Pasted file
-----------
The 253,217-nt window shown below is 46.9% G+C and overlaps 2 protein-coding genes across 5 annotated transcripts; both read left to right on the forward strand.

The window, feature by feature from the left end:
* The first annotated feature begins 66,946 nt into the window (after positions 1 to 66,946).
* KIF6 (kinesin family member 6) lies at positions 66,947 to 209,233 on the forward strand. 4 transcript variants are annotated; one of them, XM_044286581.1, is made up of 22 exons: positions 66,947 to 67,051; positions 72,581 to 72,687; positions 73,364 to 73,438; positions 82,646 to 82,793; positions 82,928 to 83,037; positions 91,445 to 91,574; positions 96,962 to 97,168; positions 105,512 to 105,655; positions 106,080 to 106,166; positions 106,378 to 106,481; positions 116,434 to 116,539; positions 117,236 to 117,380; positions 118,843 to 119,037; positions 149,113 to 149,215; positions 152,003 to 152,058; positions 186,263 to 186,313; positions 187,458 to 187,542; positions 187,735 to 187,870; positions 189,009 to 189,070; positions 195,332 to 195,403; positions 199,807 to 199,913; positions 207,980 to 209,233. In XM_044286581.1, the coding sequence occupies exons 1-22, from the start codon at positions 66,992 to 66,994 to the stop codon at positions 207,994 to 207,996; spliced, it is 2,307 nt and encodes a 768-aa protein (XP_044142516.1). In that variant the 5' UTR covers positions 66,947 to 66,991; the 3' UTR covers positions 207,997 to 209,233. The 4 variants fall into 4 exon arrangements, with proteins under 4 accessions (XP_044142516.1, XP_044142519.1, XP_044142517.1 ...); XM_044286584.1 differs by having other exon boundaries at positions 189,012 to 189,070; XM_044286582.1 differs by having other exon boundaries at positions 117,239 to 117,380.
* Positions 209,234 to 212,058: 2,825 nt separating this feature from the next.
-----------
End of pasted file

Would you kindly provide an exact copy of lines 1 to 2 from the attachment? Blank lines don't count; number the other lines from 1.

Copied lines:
The 253,217-nt window shown below is 46.9% G+C and overlaps 2 protein-coding genes across 5 annotated transcripts; both read left to right on the forward strand.

The window, feature by feature from the left end: